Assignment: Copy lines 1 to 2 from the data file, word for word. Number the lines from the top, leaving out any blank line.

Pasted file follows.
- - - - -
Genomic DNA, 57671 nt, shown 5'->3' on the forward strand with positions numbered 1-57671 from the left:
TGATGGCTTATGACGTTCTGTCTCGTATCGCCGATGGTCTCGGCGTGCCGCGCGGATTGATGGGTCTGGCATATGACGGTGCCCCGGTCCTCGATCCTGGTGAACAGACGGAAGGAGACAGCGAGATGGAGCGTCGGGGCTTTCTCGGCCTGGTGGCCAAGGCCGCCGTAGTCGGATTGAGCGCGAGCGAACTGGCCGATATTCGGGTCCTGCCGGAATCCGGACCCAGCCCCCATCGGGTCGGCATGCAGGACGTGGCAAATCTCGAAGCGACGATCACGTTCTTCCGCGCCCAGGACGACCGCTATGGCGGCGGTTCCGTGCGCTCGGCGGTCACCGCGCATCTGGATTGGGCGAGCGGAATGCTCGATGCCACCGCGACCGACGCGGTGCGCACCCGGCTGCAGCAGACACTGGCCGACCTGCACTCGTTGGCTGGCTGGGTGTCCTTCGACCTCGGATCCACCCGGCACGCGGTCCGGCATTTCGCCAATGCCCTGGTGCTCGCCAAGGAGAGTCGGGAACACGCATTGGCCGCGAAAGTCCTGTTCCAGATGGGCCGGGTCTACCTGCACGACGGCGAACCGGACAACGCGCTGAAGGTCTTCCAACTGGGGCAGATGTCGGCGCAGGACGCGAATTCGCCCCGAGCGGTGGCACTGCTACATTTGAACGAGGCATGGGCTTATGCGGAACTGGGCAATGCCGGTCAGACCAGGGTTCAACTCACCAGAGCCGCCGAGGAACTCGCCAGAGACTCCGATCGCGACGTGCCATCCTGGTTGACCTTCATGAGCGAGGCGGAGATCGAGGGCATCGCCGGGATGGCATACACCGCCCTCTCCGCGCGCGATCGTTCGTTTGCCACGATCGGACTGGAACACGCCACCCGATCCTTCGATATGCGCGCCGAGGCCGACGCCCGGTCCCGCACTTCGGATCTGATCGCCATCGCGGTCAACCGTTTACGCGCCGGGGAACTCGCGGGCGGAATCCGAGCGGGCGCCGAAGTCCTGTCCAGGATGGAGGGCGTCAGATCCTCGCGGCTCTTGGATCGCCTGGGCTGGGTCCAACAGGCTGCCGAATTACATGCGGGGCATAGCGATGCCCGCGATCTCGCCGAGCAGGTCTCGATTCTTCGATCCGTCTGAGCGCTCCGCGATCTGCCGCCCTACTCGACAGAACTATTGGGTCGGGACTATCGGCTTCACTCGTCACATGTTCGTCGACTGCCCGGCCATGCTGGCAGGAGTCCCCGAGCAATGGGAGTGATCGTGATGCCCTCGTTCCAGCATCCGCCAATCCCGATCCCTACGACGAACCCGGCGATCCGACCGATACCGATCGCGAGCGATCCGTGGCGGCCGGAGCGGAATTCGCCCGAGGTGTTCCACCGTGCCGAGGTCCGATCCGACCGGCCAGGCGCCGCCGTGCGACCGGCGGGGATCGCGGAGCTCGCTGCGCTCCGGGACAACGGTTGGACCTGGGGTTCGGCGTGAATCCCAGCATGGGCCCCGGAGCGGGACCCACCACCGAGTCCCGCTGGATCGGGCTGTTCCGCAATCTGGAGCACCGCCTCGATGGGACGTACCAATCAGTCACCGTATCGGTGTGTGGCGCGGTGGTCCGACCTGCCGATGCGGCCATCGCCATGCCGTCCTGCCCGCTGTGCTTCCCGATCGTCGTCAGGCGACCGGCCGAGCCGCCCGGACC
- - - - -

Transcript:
Genomic DNA, 57671 nt, shown 5'->3' on the forward strand with positions numbered 1-57671 from the left:
TGATGGCTTATGACGTTCTGTCTCGTATCGCCGATGGTCTCGGCGTGCCGCGCGGATTGATGGGTCTGGCATATGACGGTGCCCCGGTCCTCGATCCTGGTGAACAGACGGAAGGAGACAGCGAGATGGAGCGTCGGGGCTTTCTCGGCCTGGTGGCCAAGGCCGCCGTAGTCGGATTGAGCGCGAGCGAACTGGCCGATATTCGGGTCCTGCCGGAATCCGGACCCAGCCCCCATCGGGTCGGCATGCAGGACGTGGCAAATCTCGAAGCGACGATCACGTTCTTCCGCGCCCAGGACGACCGCTATGGCGGCGGTTCCGTGCGCTCGGCGGTCACCGCGCATCTGGATTGGGCGAGCGGAATGCTCGATGCCACCGCGACCGACGCGGTGCGCACCCGGCTGCAGCAGACACTGGCCGACCTGCACTCGTTGGCTGGCTGGGTGTCCTTCGACCTCGGATCCACCCGGCACGCGGTCCGGCATTTCGCCAATGCCCTGGTGCTCGCCAAGGAGAGTCGGGAACACGCATTGGCCGCGAAAGTCCTGTTCCAGATGGGCCGGGTCTACCTGCACGACGGCGAACCGGACAACGCGCTGAAGGTCTTCCAACTGGGGCAGATGTCGGCGCAGGACGCGAATTCGCCCCGAGCGGTGGCACTGCTACATTTGAACGAGGCATGGGCTTATGCGGAACTGGGCAATGCCGGTCAGACCAGGGTTCAACTCACCAGAGCCGCCGAGGAACTCGCCAGAGACTCCGATCGCGACGTGCCATCCTGGTTGACCTTCATGAGCGAGGCGGAGATCGAGGGCATCGCCGGGATGGCATACACCGCCCTCTCCGCGCGCGATCGTTCGTTTGCCACGATCGGACTGGAACACGCCACCCGATCCTTCGATATGCGCGCCGAGGCCGACGCCCGGTCCCGCACTTCGGATCTGATCGCCATCGCGGTCAACCGTTTACGCGCCGGGGAACTCGCGGGCGGAATCCGAGCGGGCGCCGAAGTCCTGTCCAGGATGGAGGGCGTCAGATCCTCGCGGCTCTTGGATCGCCTGGGCTGGGTCCAACAGGCTGCCGAATTACATGCGGGGCATAGCGATGCCCGCGATCTCGCCGAGCAGGTCTCGATTCTTCGATCCGTCTGAGCGCTCCGCGATCTGCCGCCCTACTCGACAGAACTATTGGGTCGGGACTATCGGCTTCACTCGTCACATGTTCGTCGACTGCCCGGCCATGCTGGCAGGAGTCCCCGAGCAATGGGAGTGATCGTGATGCCCTCGTTCCAGCATCCGCCAATCCCGATCCCTACGACGAACCCGGCGATCCGACCGATACCGATCGCGAGCGATCCGTGGCGGCCGGAGCGGAATTCGCCCGAGGTGTTCCACCGTGCCGAGGTCCGATCCGACCGGCCAGGCGCCGCCGTGCGACCGGCGGGGATCGCGGAGCTCGCTGCGCTCCGGGACAACGGTTGGACCTGGGGTTCGGCGTGAATCCCAGCATGGGCCCCGGAGCGGGACCCACCACCGAGTCCCGCTGGATCGGGCTGTTCCGCAATCTGGAGCACCGCCTCGATGGGACGTACCAATCAGTCACCGTATCGGTGTGTGGCGCGGTGGTCCGACCTGCCGATGCGGCCATCGCCATGCCGTCCTGCCCGCTGTGCTTCCCGATCGTCGTCAGGCGACCGGCCGAGCCGCCCGGACC